Annals of Thoracic Medicine Official publication of the Saudi Thoracic Society, affiliated to King Saud University
 
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ORIGINAL ARTICLE
Year : 2017  |  Volume : 12  |  Issue : 1  |  Page : 25-29

Polysomnographic findings in infants with Pierre Robin sequence


Department of Pediatrics, University of Toronto; Department of Pediatrics, Division of Respiratory Medicine, The Hospital for Sick Children, Toronto, Ontario, Canada

Correspondence Address:
Suhail Al-Saleh
Division of Respiratory Medicine, The Hospital for Sick Children, 555 University Ave., Toronto, ON, M5G 1X8
Canada
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DOI: 10.4103/1817-1737.197770

PMID: 28197218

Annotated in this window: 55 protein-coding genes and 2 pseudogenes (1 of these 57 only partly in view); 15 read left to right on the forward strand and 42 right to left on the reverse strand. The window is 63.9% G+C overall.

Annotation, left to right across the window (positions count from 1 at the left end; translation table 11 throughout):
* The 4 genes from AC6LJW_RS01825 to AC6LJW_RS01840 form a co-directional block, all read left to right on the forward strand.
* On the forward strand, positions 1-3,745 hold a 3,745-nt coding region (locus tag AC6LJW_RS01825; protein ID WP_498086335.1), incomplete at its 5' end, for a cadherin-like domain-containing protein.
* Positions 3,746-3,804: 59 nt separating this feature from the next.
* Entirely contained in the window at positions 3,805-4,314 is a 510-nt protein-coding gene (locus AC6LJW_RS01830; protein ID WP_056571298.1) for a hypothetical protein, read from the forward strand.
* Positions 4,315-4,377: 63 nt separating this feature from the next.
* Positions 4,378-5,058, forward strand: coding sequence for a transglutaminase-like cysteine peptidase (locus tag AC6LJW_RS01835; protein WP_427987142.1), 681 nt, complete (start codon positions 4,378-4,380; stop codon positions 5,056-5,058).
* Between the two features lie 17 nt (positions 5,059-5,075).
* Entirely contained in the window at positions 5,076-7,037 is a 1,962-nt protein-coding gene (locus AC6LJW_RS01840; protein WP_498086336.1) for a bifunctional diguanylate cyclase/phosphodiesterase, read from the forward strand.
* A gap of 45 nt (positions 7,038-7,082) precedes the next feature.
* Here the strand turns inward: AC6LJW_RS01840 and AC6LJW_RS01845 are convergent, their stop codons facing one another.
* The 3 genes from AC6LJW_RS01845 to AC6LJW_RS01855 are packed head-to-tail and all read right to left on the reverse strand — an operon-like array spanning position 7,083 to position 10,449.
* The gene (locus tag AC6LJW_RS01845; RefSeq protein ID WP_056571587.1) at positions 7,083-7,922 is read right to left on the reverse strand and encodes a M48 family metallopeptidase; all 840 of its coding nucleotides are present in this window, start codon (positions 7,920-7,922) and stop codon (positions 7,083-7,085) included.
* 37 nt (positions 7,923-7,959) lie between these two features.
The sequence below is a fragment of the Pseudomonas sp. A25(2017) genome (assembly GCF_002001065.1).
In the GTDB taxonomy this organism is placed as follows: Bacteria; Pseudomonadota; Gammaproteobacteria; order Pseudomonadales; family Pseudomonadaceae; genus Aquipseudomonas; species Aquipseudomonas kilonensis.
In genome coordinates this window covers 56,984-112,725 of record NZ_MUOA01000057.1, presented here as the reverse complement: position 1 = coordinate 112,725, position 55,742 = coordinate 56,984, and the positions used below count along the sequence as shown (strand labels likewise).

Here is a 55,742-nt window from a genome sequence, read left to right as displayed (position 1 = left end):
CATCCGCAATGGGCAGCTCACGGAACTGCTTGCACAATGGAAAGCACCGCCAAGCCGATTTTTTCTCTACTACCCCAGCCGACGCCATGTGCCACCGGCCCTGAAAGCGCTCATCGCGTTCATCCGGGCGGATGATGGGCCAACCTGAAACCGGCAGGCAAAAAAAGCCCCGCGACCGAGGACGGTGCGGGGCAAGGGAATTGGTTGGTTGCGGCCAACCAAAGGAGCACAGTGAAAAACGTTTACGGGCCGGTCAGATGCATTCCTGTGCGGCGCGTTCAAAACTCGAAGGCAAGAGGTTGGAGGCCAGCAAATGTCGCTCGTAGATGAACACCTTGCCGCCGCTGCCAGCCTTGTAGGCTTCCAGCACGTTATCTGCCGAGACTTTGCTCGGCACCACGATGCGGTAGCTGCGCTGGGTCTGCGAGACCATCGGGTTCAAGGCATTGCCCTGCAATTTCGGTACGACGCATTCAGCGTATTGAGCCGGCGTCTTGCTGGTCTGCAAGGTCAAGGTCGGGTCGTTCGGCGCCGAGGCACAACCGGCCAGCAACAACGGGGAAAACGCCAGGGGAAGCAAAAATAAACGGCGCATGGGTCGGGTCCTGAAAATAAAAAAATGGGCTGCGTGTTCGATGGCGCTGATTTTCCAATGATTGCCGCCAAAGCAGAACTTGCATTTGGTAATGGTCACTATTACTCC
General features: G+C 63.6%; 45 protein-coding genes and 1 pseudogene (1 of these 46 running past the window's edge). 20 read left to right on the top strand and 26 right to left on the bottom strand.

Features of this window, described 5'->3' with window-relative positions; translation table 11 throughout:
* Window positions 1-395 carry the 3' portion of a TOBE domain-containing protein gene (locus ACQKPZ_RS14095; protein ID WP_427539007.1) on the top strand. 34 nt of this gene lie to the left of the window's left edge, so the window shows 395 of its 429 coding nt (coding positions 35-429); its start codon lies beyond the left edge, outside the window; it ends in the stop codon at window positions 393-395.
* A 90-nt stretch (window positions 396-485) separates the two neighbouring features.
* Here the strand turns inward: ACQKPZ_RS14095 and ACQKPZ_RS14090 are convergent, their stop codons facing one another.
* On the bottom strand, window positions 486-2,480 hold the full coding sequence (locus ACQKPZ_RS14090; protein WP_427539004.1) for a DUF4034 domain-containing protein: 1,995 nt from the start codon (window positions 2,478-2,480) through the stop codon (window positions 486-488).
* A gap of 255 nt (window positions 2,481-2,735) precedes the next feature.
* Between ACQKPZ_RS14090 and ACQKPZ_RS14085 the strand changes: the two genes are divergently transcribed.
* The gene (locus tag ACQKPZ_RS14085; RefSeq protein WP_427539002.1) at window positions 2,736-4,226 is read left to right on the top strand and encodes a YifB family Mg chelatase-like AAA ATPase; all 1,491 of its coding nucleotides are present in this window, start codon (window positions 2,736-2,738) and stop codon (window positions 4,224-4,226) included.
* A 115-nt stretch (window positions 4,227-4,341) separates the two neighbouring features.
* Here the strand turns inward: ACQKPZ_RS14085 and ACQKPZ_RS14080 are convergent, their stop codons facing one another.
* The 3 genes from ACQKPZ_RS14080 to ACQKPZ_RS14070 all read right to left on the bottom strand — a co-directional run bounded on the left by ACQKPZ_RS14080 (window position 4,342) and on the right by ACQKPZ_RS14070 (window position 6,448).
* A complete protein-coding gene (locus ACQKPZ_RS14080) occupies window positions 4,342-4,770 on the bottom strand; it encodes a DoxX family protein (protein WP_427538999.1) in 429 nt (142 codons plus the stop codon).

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INTRODUCTION: Pierre Robin sequence (PRS) is characterized by the triad of micrognathia, glossoptosis, and upper airway obstruction. It is commonly associated with the secondary cleft palate. Infants with PRS commonly have sleep-disordered breathing (SDB); including obstructive sleep apnea (OSA) as well as central sleep breathing abnormalities that are present from infancy. AIM OF THE STUDY: Evaluate the prevalence and severity of SDB in infants with PRS using polysomnography (PSG). SETTINGS AND DESIGN: We retrospectively reviewed the sleep laboratory database at The Hospital for Sick Children, Toronto, during the period of May 2007 to March 2016. STATISTICAL ANALYSIS: Comparisons of PSG data were made between the OSA and non-OSA group using the Student's t-test for age and body mass index, Wilcoxon signed ranks test for the continuous PSG data and Chi-squared test for the categorical variables. METHODS: Patients with PRS were identified and their initial PSG was selected for this study. The main indication for referral was ongoing concerns regarding OSA symptoms. RESULTS: A total of 46 patients (28 females) were included with a mean age (±standard deviation) of 0.8 (±0.3) year. Twenty-two out of 46 (47%) had evidence of OSA of which 10 had mild, 3 had moderate, and 9 had severe OSA. The PRS infants with OSA were younger than the non-OSA group. Significant correlations were found between desaturation and arousal indices with obstructive apnea-hypopnea index. CONCLUSION: This retrospective chart review confirms a high prevalence of OSA in this population. Prospective longitudinal studies are needed to evaluate the outcomes of OSA in PRS population.


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